JEFFERSON CITY, Mo. (CN) — Missouri’s high court on Tuesday found a Republican-backed law that stripped public employees of collectively bargained rights is constitutional, reversing a state judge’s permanent injunction that barred the state from implementing the law.
“This court finds the circuit court’s judgment erroneously declared and applied the law,” Supreme Court Judge W. Brent Powell wrote in the unanimous 33-page decision that sent the matter back to the state court for further deliberations.
At issue is a 2018 law approved by Missouri’s Republican-led Legislature designed to weaken unions. Once the law went into effect, public employee union members became at-will employees who could be fired at anytime.
Three unions — American Federation of State, County, and Municipal Employees, AFL-CIO, Council 61; Communications Workers of America, AFL-CIO, Local 6355; and Service Employees International Union, Local 1 — filed a lawsuit challenging the law.
“SB 1007 mandates at-will employment and restricts the state’s ability to agree to terms of employment inconsistent with at-will employment,” Powell wrote. “Because the scope and definition of at-will employment provide for indefinite duration and termination without cause, SB 1007 prevents the state from negotiating employment terms and conditions that limit the duration of employment or require cause for termination of employment. This court finds these restrictions on collective bargaining do not infringe on Missouri’s constitutional right to bargain collectively.”
Attorneys for both sides did not immediately respond to a request for comment.
In their lawsuit, the unions claim the law violates the Missouri Constitution’s right to collectively bargain.
“In addition, the emergency regulations and proposed rules that put Senate Bill 1007 into effect are unconstitutional in that they preclude defendants from bargaining about significant terms and conditions of employment, and authorize defendants to make changes to collectively bargained terms and conditions of employment, whether in writing in existing labor agreements or as embodied in expired labor agreements,” the lawsuit states.
Cole County Circuit Judge Jon Beetem, a Republican, found the law unconstitutional and issued a permanent injunction against the law in September 2021, prompting the appeal to the state high court.
“In addition, the evidence demonstrates that both the unions and employees have been harmed in fact,” Beetem wrote in a 43-page judgement. “By repudiating plaintiff’s collective bargaining agreement, refusing to process grievances, and refusing to bargain over core issues like just cause, seniority, and grievance procedures, defendants have eviscerated the parties’ long history of collective bargaining.”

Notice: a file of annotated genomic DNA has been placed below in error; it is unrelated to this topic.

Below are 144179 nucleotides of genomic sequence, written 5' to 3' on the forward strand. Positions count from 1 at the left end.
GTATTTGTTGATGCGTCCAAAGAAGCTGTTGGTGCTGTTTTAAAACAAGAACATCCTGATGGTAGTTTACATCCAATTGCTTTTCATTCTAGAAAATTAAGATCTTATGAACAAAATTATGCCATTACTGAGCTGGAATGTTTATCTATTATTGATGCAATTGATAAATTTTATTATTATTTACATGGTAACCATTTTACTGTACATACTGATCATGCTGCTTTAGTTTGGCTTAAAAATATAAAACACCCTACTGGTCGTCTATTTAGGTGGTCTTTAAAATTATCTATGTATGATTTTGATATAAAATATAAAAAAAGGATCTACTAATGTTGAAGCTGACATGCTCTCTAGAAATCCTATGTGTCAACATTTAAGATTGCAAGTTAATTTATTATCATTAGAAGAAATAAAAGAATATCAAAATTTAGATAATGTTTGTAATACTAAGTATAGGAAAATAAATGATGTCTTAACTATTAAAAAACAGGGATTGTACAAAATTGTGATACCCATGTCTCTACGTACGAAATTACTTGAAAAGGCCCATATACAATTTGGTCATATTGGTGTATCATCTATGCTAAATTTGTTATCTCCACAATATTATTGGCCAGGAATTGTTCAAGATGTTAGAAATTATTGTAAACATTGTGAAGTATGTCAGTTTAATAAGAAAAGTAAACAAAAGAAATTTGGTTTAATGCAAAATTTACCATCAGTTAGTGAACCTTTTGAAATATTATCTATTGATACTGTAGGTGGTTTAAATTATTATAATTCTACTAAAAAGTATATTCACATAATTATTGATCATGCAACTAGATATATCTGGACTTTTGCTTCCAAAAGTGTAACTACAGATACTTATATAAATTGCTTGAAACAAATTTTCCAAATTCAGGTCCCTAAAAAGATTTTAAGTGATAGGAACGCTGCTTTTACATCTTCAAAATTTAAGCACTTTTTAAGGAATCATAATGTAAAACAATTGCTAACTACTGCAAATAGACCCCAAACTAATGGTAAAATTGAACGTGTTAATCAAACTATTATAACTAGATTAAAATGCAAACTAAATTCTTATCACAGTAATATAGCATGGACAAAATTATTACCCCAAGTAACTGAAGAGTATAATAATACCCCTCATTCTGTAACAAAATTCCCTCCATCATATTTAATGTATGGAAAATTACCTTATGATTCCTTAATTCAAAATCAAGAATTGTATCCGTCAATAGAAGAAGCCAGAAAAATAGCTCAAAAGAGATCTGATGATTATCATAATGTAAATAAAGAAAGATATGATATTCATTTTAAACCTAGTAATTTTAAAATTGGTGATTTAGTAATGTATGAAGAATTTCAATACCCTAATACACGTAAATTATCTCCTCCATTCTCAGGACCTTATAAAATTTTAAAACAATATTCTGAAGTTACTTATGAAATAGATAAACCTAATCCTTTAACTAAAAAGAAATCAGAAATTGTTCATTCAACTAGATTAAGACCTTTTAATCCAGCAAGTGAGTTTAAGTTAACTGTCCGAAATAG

The state high court, however, found that the law limits, but doesn’t eliminate the collective bargaining process.
“SB 1007, however, does not explicitly prohibit at-will employees from bargaining over terms and conditions of employment,” Powell wrote. “Instead, certain terms and conditions of employment are simply no longer guaranteed by law as they are for merit employees. The only term and condition of employment mandated by SB 1007 that would impact collective bargaining for non-merit state employees is the at-will employment requirement.”
SB 1007 was part of two anti-union laws pushed by former Republican Gov. Eric Greitens before he resigned from office in disgrace amid multiple investigations including probes prompted by an affair with his hairdresser and campaign finance questions.
The other law, which the Missouri Supreme Court found unconstitutional in 2021, required some employee unions to receive annual approval to withhold dues from paychecks.
But the court did not follow suit in this ruling.
“SB 1007, therefore, restricts the State from bargaining over terms and conditions of employment that provide for a definite duration of employment or require cause for termination,” Powell, who was appointed to the Missouri Supreme Court by Greitens in 2017, wrote. “But SB 1007 does not limit state executive departments and agencies from bargaining over terms and conditions of employment that do not similarly conflict with at-will employment.”
Read the Top 8
Sign up for the Top 8, a roundup of the day's top stories delivered directly to your inbox Monday through Friday.